Nasal adenocarcinoma is characterized by the slow, progressive, local infiltration of tissue lining the nasal cavities (sinuses) by cancerous glandular epithelial cells. Most nasal adenocarcinomas in dogs are unilateral at first, which means that they usually start on one side of the nasal sinuses. However, nasal adenocarcinoma usually ultimately becomes bilateral, involving both sides of the nasal cavities. About 20% of these tumors start in the dogs' frontal sinuses. Adenocarcinoma is the most common cause of neoplastic nasal disease in domestic dogs, being more common than fibrosarcoma, chondrosarcoma, squamous cell carcinoma and other forms of nasal cancer. Still, nasal tumors are not especially common in canines.
Causes of Nasal Adenocarcinoma
Despite intensive research in both animals and humans, medical science has not yet discovered the precise causes of the various forms of adenocarcinoma, including the locally invasive and usually metastatic nasal adenocarcinoma. Chronic exposure to environmental pollutants has been suggested as a possible contributing factor in dogs that spend the majority of their time in urban settings. Exposure to secondhand smoke (from cigarettes), wood dust and/or toxins from the boot-making or flooring industries have all been weakly linked to nasal tumors in domestic dogs.
In a more general sense, almost all cancers are "caused" by cellular reproduction and tissue growth that occurs at an accelerated, uncontrolled rate. Normally, most cells in the body have a predetermined life span and, when they die, are replaced in an orderly fashion that is controlled by the dog's genes. When something disturbs this normal genetic process, cellular mutations can occur. These mutated cells tend to reproduce at an alarmingly fast rate, without normal regulation. They can accumulate in masses, called tumors, which can crowd out normal cells and impair normal bodily functions simply by their space-occupying presence.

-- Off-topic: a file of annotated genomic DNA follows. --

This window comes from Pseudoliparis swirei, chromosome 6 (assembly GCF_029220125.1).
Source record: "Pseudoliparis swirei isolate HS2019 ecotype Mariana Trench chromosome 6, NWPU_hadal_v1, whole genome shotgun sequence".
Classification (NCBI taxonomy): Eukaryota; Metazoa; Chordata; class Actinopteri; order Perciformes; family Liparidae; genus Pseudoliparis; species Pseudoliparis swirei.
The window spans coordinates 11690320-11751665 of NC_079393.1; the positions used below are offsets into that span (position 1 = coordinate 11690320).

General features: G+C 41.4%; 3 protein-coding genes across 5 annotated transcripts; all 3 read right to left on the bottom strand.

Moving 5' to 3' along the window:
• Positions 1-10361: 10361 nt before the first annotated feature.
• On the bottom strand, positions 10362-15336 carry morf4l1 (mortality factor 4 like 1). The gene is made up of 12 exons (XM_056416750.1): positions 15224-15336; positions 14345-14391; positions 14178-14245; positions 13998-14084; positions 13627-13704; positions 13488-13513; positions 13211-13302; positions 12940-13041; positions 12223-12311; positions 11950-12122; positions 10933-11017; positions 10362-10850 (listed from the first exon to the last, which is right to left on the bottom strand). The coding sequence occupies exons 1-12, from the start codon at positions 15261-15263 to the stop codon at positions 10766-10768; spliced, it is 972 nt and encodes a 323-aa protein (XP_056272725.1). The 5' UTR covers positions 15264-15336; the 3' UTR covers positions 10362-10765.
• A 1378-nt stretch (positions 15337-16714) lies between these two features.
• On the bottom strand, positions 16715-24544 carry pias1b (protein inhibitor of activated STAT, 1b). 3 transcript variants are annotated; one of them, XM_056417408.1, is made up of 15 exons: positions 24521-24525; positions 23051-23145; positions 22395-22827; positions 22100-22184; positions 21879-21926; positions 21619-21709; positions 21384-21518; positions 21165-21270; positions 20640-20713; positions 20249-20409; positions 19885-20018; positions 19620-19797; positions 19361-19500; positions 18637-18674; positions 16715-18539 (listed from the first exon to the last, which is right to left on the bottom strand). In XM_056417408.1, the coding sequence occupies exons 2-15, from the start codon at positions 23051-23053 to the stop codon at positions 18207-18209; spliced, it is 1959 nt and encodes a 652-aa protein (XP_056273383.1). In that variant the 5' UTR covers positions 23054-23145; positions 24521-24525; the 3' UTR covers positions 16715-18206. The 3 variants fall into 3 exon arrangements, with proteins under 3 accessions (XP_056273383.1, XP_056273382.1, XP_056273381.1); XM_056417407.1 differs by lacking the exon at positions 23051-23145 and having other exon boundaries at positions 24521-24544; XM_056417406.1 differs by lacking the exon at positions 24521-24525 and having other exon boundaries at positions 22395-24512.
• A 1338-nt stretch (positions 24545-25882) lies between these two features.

In addition, cancer cells are no longer able to perform the functions that their normal predecessor cells did. As they continue to multiply without pattern or purpose, the offspring cells similarly lack the capacity to perform normal cellular functions. Cancer cells can enter the dog's blood stream and/or the lymphatic circulatory system and travel to remote sites – a process called metastasis. They can lodge almost anywhere in the body and continue to reproduce uncontrollably, causing progressive tissue damage and destruction.
In addition to a dog's inherent genetic makeup and possible genetic mutations, there are environmental carcinogens that can increase the likelihood of cancer in our companion animals. Carcinogens can be eaten (ingested), inhaled or contacted physically, causing eventual alteration in the dog's genetic code and disrupting the normal system of checks and balances that controls orderly cellular function, growth, reproduction and death.
Prevention of Nasal Adenocarcinoma
Because the cause of nasal adenocarcinoma is not understood, it is virtually impossible to describe a meaningful prevention protocol. Unfortunately, little is known about how to prevent any type of cancer in companion animals.
Early diagnosis almost always improves the prognosis for a dog with cancer. When an owner notices a lump or bump on his dog's face, an abnormal protrusion of one or both eyes, spontaneous nosebleeds for no apparent reason or otherwise perceives that his buddy just "isn't doing right," he should take his pet to the veterinarian for a thorough check-up as soon as possible. With prompt diagnosis, aggressive treatment and ongoing management, dogs with nasal adenocarcinoma may go on to live comfortably for months to years.
Adenocarcinomas can affect a number of glandular organs in domestic dogs in addition to tissue in the nasal cavities, including: salivary glands, thyroid glands, lungs, pancreas, kidneys, skin (sweat glands, sebaceous glands), stomach, small and large intestines, rectum, anal sacs and prostate glands.
The symptoms of canine adenocarcinoma will vary depending upon which glandular tissue is affected, the severity and extent of infiltration and metastasis and the dog's overall systemic health - especially the functional strength of its immune system. Nasal adenocarcinoma tends to show a fairly consistent constellation of clinical signs.
Symptoms of Nasal Adenocarcinoma
Nasal adenocarcinoma usually involves the slow, progressive, local invasion of the lining of the nasal cavities by neoplastic glandular cells. Typically, one nasal cavity is affected first, and then the other becomes involved. Symptoms may include: